Musings on Liberation Day. By Eduardo Faleiro


On December 19, we celebrate the Liberation of Goa from colonial rule. With the Liberation of Goa, independent India became complete. Last year the Golden Jubilee of Goa Liberation was celebrated in both Houses of Parliament and a portrait of Dr. Tristao Braganza da Cunha, the Father of Goan Nationalism, was unveiled in the Central Hall. It will now be on permanent display at Parliament House along with those of other stalwarts of the national Freedom Movement such as Mahatma Gandhi, Pandit Nehru, Maulana Azad and Dr. Ram Manohar Lohia.
Dr. T.B. da Cunha realized that Goa could have freedom only in unity with India. He was truly a great Indian, a patriot, a writer and a thinker of great moral integrity whose sacrifices for Goa’s freedom can never be forgotten. When he passed away in 1958, Prime Minister Jawaharlal Nehru remarked “ what is worth remembering is that a small territory has produced a relatively large number of men and women who have sacrificed much for the struggle. Among them the name that stands out is of Dr. T. B. da Cunha”.
The Goan freedom struggle was a secular movement just as the national freedom struggle and indeed all the anti-colonial movements for independence across the world in the twentieth century. Selected writings of Dr. T. B. da Cunha were published in 1961 under the caption “Goa’s Freedom Struggle”. The book is presently out of print. It should be reprinted and it should be in the curriculum of schools and colleges so that it provides a much needed sense of direction to our society.
Significant headway has been made since Liberation particularly in the fields of education, healthcare and development of infrastructure such as electricity, water supply, roads and other forms of communication. There are obvious deficiencies in all these sectors but the progress is unmistakable. The greatest gain of Liberation has been the democratisation of Goan society, the opening of the portals of opportunity to the vast mass of people denied upward mobility over the centuries and perhaps the milennia.
Patriotic fervour has been the means to foster economic growth earlier in the countries of the West, then in Japan and now in China, Singapore, Malaysia, Korea and some other countries. Until fifty years ago, South Korea was one of the poorest countries in the world. It had been destroyed by the Korean war and had no natural resources. Koreans were considered lazy and many died of famine. Today, South Korea is a nation with the seventh highest per capita income in the world. From a recipient of foreign aid Korea has now turned into a major donor country. “I am very proud as a Korean that Korea has now become a donor country from poverty stricken and devastated country” affirmed UN Secretary General Ban Kin Moon recently. Academic literature in South Korea projects the concept of a “Korean work ethic” and asserts that “Work is not a hardship. It is a heaven sent opportunity to help family and the nation”. The Constitution of the Republic of Korea prescribes that “education shall aim towards development of a patriotic spirit”. In Goa, the challenge before our educational institutions is to develop human resources so that Goa becomes competitive nationally and globally.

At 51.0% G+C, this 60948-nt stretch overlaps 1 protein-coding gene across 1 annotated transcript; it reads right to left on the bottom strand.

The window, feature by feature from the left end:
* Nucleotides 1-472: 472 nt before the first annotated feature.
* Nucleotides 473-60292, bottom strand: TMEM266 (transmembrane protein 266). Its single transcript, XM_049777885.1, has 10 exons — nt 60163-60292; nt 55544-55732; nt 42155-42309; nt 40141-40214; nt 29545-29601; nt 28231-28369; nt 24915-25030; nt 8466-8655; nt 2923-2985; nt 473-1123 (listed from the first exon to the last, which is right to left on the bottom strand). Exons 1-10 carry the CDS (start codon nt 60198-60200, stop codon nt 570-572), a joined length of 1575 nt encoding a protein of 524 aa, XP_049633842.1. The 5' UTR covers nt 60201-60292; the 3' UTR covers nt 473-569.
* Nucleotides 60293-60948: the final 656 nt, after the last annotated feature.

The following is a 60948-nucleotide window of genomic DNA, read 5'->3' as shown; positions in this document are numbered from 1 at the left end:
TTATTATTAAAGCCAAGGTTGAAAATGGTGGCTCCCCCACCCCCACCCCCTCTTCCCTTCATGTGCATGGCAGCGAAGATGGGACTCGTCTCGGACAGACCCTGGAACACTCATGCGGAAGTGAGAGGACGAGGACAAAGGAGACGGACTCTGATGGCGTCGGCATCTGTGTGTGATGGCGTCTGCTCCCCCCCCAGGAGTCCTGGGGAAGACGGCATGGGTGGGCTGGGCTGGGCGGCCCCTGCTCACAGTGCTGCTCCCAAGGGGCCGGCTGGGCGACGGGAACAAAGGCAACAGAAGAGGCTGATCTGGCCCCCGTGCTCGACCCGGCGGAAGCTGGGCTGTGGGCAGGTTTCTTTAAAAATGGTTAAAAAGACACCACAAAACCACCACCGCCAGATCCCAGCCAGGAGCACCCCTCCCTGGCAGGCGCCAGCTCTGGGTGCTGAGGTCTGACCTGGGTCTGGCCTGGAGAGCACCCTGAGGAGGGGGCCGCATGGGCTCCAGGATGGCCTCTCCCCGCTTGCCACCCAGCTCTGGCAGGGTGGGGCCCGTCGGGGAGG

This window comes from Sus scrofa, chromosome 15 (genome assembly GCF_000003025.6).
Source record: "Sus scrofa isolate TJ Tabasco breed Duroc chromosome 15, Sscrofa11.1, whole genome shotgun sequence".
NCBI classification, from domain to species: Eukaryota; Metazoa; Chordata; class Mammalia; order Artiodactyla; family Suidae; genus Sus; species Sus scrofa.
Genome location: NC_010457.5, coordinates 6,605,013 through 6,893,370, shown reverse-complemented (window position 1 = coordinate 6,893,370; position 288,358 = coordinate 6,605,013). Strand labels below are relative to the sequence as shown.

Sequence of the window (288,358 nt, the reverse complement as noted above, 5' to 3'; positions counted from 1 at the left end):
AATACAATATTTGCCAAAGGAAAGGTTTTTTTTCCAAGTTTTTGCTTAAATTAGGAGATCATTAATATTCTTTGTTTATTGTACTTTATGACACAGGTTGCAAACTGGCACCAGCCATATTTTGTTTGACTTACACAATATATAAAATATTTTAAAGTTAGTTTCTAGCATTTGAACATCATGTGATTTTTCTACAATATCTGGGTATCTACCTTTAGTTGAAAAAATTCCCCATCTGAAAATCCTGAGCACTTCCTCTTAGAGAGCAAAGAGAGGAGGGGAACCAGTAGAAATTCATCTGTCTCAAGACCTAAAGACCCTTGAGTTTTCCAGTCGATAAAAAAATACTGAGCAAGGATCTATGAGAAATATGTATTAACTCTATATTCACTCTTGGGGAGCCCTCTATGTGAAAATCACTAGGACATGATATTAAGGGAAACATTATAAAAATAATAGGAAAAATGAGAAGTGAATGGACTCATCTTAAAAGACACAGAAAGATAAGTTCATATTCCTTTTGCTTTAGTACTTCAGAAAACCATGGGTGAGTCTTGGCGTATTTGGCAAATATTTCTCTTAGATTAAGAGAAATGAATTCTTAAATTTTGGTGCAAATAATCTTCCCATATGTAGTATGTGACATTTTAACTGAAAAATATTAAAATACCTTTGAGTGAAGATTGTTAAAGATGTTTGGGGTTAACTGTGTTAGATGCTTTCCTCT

We, the people of India, must rise above our religious, ethnic and linguistic diversity and together deal with the multifarious tasks that confront us. The framework for responsible citizenship and national regeneration has been laid down in the Indian Constitution in three parts. Part III of the Constitution deals with the Fundamental Rights, Part IV with the Directive Principles of State Policy and part IVA with the Fundamental Duties. Fundamental Rights are basic human rights which the State recognizes and it provides for their enforcement. We are all equally human, the world is one family and all human rights are for all. The nature and extent of State responsibility for the protection of human rights in India was indicated by the National Human Rights Commission in the case of the Gujarat riots of 2002. It said “It is the primary and inescapable responsibility of the State to protect the right to life, liberty, equality and dignity of all those who constitute it. It is also the responsibility of the State to ensure that such rights are not violated either through overt acts or through abetment or negligence”.
The Directives Principles of State Policy are guidelines to be kept in mind by Government whilst framing laws and policies. These guidelines include free and compulsory education to all children below the age of 14 years and provision of adequate means of livelihood to all.
The Fundamental Duties are moral obligations of all citizens. We often harp on our rights but neglect and may even be unaware of our duties. Mahatma Gandhi remarked “I learnt from my illiterate but wise mother that all rights to be deserved and preserved come from duty well done.”
The Constitution lists ten Fundamental Duties. Each has a distinct role and importance in our polity. One of the fundamental duties is “to provide harmony and the spirit of common brotherhood among all the people of India transcending religious, linguistic and regional or sectional diversities”.
The University Grants Commission has, at my instance, instituted a Memorial Lecture in honour of late Shri Purshottam Kakodkar to be held at the Goa University every year. Shri Purshottam Kakodkar fought and suffered immensely for the cause of freedom of Goa. This Memorial Lecture should create awareness of our constitutional rights as well as of our responsibility as citizens to promote national unity and solidarity.

(The writer is a former Union Minister).

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